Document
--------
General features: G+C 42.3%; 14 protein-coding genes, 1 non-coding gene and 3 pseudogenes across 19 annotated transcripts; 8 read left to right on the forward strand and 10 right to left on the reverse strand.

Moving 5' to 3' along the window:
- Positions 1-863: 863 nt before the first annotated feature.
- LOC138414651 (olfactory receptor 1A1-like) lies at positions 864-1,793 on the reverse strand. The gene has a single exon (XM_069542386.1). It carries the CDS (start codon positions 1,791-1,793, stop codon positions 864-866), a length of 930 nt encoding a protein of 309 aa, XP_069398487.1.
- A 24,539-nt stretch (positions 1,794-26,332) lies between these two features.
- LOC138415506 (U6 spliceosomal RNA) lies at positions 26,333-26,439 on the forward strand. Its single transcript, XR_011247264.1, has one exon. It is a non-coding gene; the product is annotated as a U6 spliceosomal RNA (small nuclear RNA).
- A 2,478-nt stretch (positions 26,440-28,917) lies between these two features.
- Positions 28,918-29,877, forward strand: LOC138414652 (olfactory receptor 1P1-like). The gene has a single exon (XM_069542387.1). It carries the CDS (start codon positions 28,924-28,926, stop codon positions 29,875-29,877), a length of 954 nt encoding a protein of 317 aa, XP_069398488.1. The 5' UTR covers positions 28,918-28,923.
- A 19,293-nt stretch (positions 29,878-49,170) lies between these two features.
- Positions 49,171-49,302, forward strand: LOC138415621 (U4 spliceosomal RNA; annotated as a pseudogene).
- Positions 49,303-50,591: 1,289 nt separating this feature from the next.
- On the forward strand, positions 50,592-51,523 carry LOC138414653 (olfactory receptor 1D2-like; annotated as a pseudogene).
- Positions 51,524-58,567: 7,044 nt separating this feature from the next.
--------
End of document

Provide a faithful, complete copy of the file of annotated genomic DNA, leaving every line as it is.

General features: G+C 42.3%; 14 protein-coding genes, 1 non-coding gene and 3 pseudogenes across 19 annotated transcripts; 8 read left to right on the forward strand and 10 right to left on the reverse strand.

Moving 5' to 3' along the window:
- Positions 1-863: 863 nt before the first annotated feature.
- LOC138414651 (olfactory receptor 1A1-like) lies at positions 864-1,793 on the reverse strand. The gene has a single exon (XM_069542386.1). It carries the CDS (start codon positions 1,791-1,793, stop codon positions 864-866), a length of 930 nt encoding a protein of 309 aa, XP_069398487.1.
- A 24,539-nt stretch (positions 1,794-26,332) lies between these two features.
- LOC138415506 (U6 spliceosomal RNA) lies at positions 26,333-26,439 on the forward strand. Its single transcript, XR_011247264.1, has one exon. It is a non-coding gene; the product is annotated as a U6 spliceosomal RNA (small nuclear RNA).
- A 2,478-nt stretch (positions 26,440-28,917) lies between these two features.
- Positions 28,918-29,877, forward strand: LOC138414652 (olfactory receptor 1P1-like). The gene has a single exon (XM_069542387.1). It carries the CDS (start codon positions 28,924-28,926, stop codon positions 29,875-29,877), a length of 954 nt encoding a protein of 317 aa, XP_069398488.1. The 5' UTR covers positions 28,918-28,923.
- A 19,293-nt stretch (positions 29,878-49,170) lies between these two features.
- Positions 49,171-49,302, forward strand: LOC138415621 (U4 spliceosomal RNA; annotated as a pseudogene).
- Positions 49,303-50,591: 1,289 nt separating this feature from the next.
- On the forward strand, positions 50,592-51,523 carry LOC138414653 (olfactory receptor 1D2-like; annotated as a pseudogene).
- Positions 51,524-58,567: 7,044 nt separating this feature from the next.